little they can do to enforce laws. In addition to these complicated
jurisdictional barriers, many Native women have limited access to
telephones, transportation, emergency services, or accessible roads,
especially in inclimate weather.
Rebecca St. George
Mending the Sacred Hoop Technical Assistance Project, Duluth, MN: Feb.
In 2001 more than 588,000 American women were victims of non-fatal
violence committed by an intimate partner.
Other Race Offenders:
At least 70% of violence experienced by Native Americans is committed by
persons not of the same race?substantially higher than for whites or
The average violent crime rate among American Indians per year is
approximately 2.5 times higher than the national rate.
The average rate of rape and sexual assault among American Indians per
year is 3.5 times higher than all other races.
Native American victims reported at a rate more than double that of all
races. (All races: 11 per 1,000; Native Americans: 35 per 1,000)
Native American victims reported at a rate more than double that of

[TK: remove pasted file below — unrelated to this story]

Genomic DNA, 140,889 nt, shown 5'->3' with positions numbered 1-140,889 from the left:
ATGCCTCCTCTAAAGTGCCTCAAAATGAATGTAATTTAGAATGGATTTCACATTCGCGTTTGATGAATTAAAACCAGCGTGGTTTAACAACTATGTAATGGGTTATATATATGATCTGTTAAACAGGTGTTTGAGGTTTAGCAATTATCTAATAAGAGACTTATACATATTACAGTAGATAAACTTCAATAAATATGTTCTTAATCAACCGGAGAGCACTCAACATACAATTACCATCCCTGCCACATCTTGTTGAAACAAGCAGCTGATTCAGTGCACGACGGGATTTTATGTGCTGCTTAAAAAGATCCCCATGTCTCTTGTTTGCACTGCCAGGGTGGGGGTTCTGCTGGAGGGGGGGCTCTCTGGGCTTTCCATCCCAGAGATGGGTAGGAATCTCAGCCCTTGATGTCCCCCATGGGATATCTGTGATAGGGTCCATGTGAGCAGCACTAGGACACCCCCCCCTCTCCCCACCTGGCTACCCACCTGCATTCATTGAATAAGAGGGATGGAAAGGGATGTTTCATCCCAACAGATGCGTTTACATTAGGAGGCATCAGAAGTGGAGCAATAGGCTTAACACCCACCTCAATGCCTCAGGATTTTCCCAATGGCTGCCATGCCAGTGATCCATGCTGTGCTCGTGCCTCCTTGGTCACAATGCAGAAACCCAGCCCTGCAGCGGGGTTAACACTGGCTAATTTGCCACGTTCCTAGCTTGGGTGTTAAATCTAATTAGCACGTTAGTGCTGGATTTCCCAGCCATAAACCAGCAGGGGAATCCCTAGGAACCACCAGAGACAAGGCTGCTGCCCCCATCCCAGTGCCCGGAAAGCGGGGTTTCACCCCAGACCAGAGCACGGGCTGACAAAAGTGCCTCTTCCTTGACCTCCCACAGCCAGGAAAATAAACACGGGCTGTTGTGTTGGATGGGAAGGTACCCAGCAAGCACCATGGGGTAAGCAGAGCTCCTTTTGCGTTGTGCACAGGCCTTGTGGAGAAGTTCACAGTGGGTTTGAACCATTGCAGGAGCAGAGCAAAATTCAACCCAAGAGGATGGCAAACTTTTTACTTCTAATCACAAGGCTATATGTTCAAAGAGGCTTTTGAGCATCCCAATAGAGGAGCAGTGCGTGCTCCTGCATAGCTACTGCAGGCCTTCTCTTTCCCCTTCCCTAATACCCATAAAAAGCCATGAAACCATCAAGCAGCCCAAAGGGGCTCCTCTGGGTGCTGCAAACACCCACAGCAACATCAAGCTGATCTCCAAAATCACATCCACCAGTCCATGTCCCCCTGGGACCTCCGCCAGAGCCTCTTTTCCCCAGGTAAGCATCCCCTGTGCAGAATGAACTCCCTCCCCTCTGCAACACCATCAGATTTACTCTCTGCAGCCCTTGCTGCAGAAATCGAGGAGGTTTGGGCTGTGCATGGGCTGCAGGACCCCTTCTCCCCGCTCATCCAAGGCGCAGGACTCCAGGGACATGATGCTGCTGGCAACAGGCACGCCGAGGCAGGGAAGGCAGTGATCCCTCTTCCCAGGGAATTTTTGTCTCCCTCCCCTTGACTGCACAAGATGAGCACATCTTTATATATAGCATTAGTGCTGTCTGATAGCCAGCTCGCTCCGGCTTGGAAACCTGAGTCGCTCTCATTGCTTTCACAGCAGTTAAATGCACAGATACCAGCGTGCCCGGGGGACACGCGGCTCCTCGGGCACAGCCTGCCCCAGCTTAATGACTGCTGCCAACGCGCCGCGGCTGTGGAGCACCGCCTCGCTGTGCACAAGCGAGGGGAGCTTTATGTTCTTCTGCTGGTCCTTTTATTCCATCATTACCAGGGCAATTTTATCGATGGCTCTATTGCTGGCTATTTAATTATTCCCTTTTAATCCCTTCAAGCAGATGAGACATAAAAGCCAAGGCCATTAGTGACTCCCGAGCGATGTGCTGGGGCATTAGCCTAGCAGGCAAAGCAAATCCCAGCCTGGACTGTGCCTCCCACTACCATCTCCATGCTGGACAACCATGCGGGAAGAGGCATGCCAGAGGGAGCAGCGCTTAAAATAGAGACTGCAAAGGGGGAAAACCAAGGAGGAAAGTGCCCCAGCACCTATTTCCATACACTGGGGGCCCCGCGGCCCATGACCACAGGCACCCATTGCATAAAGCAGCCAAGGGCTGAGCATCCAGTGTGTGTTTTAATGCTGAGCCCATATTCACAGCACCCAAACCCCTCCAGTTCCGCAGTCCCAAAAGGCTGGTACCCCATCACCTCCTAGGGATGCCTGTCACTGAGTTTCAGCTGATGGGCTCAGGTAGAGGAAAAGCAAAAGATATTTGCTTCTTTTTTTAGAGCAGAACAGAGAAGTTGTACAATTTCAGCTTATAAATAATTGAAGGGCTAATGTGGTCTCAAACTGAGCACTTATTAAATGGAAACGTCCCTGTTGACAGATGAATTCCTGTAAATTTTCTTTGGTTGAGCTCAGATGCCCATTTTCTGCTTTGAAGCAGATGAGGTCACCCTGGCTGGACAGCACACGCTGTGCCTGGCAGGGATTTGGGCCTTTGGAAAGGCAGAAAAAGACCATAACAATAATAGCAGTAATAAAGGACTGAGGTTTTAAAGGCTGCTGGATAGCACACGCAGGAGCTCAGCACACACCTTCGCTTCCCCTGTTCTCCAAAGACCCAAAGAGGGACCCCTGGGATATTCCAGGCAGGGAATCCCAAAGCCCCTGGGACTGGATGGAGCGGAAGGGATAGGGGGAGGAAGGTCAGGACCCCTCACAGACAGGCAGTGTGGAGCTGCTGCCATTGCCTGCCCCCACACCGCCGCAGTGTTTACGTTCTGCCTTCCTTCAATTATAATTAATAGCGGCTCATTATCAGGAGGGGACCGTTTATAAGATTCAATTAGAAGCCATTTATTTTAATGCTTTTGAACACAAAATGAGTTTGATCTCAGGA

all races. (All races: 31 per 1,000; Native Americans: 70 per 1,000)
Seventeen percent of Native American women have been stalked
Violent crime rate among Native American Women was 98 per 1,000. More
than twice that of whites (40 per 1,000) or blacks (56 per 1,000).
Native American's victim-offender relationship was about the same as
that reported by all other races.
Native American victims of intimate and family violence are more likely
than victims of all other races to be injured and need hospital care.
(Medical costs were more than $21 million over a 4-year period.)
Race of Offender:
At least 70% of the violence victimizations experienced by Native